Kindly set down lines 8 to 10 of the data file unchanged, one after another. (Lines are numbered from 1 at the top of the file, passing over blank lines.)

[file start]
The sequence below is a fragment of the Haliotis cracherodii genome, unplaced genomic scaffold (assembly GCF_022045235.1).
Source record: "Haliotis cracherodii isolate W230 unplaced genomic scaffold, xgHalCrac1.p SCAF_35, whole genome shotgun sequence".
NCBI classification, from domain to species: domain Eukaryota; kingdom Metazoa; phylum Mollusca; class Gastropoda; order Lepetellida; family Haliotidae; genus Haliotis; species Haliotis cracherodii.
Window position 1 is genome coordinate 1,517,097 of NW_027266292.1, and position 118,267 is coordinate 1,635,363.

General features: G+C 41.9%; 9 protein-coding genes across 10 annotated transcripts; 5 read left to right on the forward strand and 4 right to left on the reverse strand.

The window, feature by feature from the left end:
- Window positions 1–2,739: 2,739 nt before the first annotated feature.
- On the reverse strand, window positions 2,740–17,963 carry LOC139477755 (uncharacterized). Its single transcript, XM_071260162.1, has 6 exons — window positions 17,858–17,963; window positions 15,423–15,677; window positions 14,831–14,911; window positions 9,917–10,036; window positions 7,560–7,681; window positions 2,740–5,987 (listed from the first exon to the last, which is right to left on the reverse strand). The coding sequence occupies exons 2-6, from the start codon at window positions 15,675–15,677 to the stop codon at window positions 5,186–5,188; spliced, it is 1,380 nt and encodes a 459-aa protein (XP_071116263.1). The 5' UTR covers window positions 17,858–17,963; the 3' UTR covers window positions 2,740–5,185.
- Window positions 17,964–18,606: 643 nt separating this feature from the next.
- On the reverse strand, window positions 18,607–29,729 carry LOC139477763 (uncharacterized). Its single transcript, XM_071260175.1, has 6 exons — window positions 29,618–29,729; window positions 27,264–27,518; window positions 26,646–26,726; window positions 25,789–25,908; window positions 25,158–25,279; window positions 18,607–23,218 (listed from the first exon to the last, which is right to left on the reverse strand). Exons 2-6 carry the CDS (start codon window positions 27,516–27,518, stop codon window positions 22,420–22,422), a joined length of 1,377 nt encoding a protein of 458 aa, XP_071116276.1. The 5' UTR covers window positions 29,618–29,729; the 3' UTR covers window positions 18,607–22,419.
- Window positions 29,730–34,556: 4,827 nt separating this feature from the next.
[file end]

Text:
- On the reverse strand, window positions 2,740–17,963 carry LOC139477755 (uncharacterized). Its single transcript, XM_071260162.1, has 6 exons — window positions 17,858–17,963; window positions 15,423–15,677; window positions 14,831–14,911; window positions 9,917–10,036; window positions 7,560–7,681; window positions 2,740–5,987 (listed from the first exon to the last, which is right to left on the reverse strand). The coding sequence occupies exons 2-6, from the start codon at window positions 15,675–15,677 to the stop codon at window positions 5,186–5,188; spliced, it is 1,380 nt and encodes a 459-aa protein (XP_071116263.1). The 5' UTR covers window positions 17,858–17,963; the 3' UTR covers window positions 2,740–5,185.
- Window positions 17,964–18,606: 643 nt separating this feature from the next.
- On the reverse strand, window positions 18,607–29,729 carry LOC139477763 (uncharacterized). Its single transcript, XM_071260175.1, has 6 exons — window positions 29,618–29,729; window positions 27,264–27,518; window positions 26,646–26,726; window positions 25,789–25,908; window positions 25,158–25,279; window positions 18,607–23,218 (listed from the first exon to the last, which is right to left on the reverse strand). Exons 2-6 carry the CDS (start codon window positions 27,516–27,518, stop codon window positions 22,420–22,422), a joined length of 1,377 nt encoding a protein of 458 aa, XP_071116276.1. The 5' UTR covers window positions 29,618–29,729; the 3' UTR covers window positions 18,607–22,419.